The story so far.....share your thoughts and photos about archaeological finds along The Ridgeway to help us create a community Top 50!

Legend may have imagined the famous sword Excalibur being made by the blacksmith God Wayland in his forge beside The Ridgeway, but swords also feature as real life archaeological finds along the Trail. One of the most special finds along the Trail is one of Britain’s most preserved swords from the Bronze Age and you can watch this video to see a replica being made to celebrate The Ridgeway’s 50th anniversary. The Bronze Age was the period in human history when swords were first developed.

Another amazing ‘find’ along the Trail in 2015 was the ‘Watlington Hoard’ of coins, jewellery and other precious items thought to have been buried by the Viking army around 879-880AD. Read on below to find out more….

Banner image: Silver Viking arm ring made as a modern replica of a Watlington Hoard item. Credit: Sarah Wright with kind permission from Ashmolean Museum

Swords seem to have been highly prized in the Bronze Age and this tells us something about the society of that time. Swords were probably developed in Hungary and they were the first objects to be specifically made as weapons to fight other humans, rather than being tools or for hunting animals. The Ivinghoe sword was made around 1000-1200BC and represents the pinnacle of bronze casting technology. It was found in the ground near Ivinghoe Beacon and, despite its age, it is still sharp and the scratches and hammer marks made by the sword maker can be seen. It measures 55cm in length and the blade curves outwards to a maximum width of 3.5cm. The handle has the deep shoulder design of Wilburton-type swords and it is thought this sword may have had a bone handle. To get a closer look, you can see the sword on display in the Archaeology section of the Discover Bucks Museum in Aylesbury, Buckinghamshire.

Moving forward in time to the Anglo-Saxon period, a sword was placed with a spear, shield and other items beside a man buried in a round barrow on Lowbury Hill just north of The Ridgeway. As a ‘patterned sword’, the metal blade would have had visible lines on its surface. In this period, early bladesmiths would forge together thin iron bars or plates in order to produce as hard and tough a blade as possible and twisting during the process of ‘pattern welding’ created a decorative effect. The full story behind the burial can be found here and all the artefacts can be seen in the Anglo-Saxon gallery at the Oxfordshire Museum in Woodstock, Oxfordshire.

It was also during the Anglo-Saxon period around 879-880AD that a hoard of silver coins, ingots, jewellery and bullion was buried. Over a thousand years later, the items were found in a field near Watlington in 2015, by which time the coins had become brittle or broken and items were starting to be displaced by ploughing etc. The items are now safely on display in the Ashmolean Museum in Oxford, Oxfordshire, having been transported as a clump of earth to a laboratory to be x-rayed and carefully picked apart! There are also replicas of a few items on display in the Watlington Library, a short walk from The Ridgeway.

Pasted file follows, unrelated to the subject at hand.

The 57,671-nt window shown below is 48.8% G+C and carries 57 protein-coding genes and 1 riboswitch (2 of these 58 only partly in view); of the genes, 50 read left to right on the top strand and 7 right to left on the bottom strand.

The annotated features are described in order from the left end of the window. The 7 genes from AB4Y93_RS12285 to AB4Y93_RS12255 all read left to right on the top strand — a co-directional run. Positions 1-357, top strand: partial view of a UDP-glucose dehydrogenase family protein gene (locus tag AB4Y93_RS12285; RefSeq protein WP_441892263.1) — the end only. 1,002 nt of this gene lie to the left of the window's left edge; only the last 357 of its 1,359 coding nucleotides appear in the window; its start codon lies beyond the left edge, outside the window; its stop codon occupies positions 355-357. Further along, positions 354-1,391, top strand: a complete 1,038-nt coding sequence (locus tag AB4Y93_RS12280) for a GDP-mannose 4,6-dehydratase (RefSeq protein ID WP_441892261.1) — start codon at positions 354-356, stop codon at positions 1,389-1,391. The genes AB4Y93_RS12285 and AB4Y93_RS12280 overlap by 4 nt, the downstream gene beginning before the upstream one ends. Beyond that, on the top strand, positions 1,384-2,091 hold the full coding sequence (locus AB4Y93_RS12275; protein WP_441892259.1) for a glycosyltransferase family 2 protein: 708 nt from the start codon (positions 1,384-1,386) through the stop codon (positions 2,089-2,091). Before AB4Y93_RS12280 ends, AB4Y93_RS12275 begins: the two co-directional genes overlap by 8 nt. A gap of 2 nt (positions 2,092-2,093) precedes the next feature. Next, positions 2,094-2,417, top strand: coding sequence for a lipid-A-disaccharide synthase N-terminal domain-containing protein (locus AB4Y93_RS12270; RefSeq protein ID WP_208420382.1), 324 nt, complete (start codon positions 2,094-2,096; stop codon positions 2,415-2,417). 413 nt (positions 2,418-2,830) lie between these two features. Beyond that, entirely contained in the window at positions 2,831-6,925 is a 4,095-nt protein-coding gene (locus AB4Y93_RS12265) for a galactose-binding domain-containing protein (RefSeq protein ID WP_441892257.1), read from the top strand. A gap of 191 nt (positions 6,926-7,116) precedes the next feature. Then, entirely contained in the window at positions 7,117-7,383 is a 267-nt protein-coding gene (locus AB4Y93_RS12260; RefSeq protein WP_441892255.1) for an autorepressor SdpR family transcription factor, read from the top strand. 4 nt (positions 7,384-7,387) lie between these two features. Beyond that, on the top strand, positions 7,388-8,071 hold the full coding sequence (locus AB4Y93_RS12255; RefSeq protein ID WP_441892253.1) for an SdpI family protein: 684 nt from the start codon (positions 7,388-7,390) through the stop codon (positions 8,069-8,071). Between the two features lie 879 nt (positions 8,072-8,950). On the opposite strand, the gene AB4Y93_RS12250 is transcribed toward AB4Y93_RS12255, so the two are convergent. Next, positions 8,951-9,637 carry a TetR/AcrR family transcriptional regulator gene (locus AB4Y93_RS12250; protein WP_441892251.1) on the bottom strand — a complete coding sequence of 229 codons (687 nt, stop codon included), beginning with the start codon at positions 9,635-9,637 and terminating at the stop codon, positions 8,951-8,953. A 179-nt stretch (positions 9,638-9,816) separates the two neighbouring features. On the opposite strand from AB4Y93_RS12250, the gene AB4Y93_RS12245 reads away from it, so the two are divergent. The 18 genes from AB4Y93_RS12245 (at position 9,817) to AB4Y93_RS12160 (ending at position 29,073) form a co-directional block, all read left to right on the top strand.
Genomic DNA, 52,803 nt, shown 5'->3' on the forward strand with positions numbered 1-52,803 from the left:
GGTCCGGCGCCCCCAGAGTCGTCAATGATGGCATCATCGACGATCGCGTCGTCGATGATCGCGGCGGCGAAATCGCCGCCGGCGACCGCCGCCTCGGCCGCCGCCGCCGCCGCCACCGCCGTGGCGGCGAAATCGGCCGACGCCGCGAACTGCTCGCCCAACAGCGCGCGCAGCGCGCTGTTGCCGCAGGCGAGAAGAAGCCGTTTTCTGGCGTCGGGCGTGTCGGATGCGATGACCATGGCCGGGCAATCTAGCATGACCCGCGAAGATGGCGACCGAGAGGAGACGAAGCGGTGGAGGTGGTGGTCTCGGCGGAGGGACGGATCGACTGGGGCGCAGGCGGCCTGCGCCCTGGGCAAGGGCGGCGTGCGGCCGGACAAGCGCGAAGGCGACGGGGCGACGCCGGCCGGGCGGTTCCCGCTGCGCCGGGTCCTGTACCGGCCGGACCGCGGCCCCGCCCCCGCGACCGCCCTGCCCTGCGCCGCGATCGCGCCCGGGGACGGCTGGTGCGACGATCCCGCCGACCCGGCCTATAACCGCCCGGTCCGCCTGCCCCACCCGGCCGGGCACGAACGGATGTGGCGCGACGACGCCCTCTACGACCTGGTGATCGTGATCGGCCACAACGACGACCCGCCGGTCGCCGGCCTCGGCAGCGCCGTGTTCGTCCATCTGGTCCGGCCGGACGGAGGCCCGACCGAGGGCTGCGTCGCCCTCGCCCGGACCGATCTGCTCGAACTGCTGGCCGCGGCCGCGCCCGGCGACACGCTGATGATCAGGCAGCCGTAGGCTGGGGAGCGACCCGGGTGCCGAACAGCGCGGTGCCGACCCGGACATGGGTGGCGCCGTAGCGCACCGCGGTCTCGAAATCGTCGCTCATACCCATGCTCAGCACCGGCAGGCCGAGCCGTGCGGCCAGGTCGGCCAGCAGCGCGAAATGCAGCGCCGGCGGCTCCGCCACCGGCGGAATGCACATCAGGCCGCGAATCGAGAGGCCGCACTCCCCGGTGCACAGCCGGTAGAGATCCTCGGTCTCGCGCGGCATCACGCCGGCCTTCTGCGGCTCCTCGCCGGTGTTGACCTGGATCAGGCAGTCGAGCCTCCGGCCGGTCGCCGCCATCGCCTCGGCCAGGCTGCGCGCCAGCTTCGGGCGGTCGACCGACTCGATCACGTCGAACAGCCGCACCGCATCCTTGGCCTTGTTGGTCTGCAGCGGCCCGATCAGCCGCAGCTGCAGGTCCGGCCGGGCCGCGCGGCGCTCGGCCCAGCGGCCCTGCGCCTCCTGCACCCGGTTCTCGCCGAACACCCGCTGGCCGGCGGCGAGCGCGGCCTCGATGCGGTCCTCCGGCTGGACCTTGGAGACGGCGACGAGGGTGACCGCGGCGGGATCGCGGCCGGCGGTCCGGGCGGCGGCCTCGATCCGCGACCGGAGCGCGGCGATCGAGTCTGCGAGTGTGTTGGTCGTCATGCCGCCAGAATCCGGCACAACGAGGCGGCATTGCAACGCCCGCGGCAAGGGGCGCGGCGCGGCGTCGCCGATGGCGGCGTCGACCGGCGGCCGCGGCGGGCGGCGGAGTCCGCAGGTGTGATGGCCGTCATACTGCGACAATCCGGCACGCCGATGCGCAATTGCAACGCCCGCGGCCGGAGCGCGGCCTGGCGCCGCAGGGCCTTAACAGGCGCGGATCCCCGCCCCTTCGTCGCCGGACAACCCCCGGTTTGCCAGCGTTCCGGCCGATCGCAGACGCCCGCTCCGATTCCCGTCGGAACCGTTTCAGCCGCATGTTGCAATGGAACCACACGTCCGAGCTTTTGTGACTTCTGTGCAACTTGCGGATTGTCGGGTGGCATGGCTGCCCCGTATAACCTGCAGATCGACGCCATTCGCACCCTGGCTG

The Watlington Hoard includes a range of items which tell a number of interesting stories. Arm rings (see image gallery above) were worn to display personal wealth and it is said that the giving of arm rings was a symbol of the bond between the leader and his followers. There was also ‘hacksilver’ in the form of brooches and an arm ring, a rare piece of ‘hackgold’ and ingots of silver. These items were carried because Vikings at that time valued silver by weight and purity, rather than by minting coin. Ingots were a convenient way to store and carry larger quantities of silver and people would cut (or ‘hack’ off) silver to the size and weight required.

It is possible to read ‘AELFREDREXANGLO’ on one of the Watlington Hoard coins and this can be interpreted as ‘Alfred King of the English’. This is particularly special for Ridgeway fans since Alfred the Great has numerous connections to The Ridgeway, as described here. There are also coin designs indicating that Alfred had a formal alliance with Ceolwulf II of Mercia. This evidence differs from descriptions in historical documents which downplay Ceolwulf’s influence. Ultimately, however, Mercia would combine with Wessex to form a single united kingdom of England only a few years after these coins were made.

Numerous other items dating as far back as the Palaeolithic, such as a flint hand axe found on Sparsholt Downs in Oxfordshire, through to the recent past have been found along The Ridgeway. In addition to the museums mentioned previously, several other museums along the Trail display interesting objects in their exhibitions. Glimpse far back to prehistoric times along The Ridgeway by visiting  Wiltshire Museum‘s ‘Prehistoric Wiltshire’ gallery in Devizes and Avebury museum in Wiltshire. Another award-winning museum, which is also the ideal place to learn more about King Alfred and the Anglo-Saxons, is the Vale and Downland Museum in Wantage in Oxfordshire. Enjoy!

Notes: More information about King Alfred and Lowbury Hill is available in other Top 50 entries (not all Top 50 entries will be available until end of December 2023).

Return to Ridgeway Top 50 homepage.

Share your photos and stories to create a community Top 50! #Ridgeway50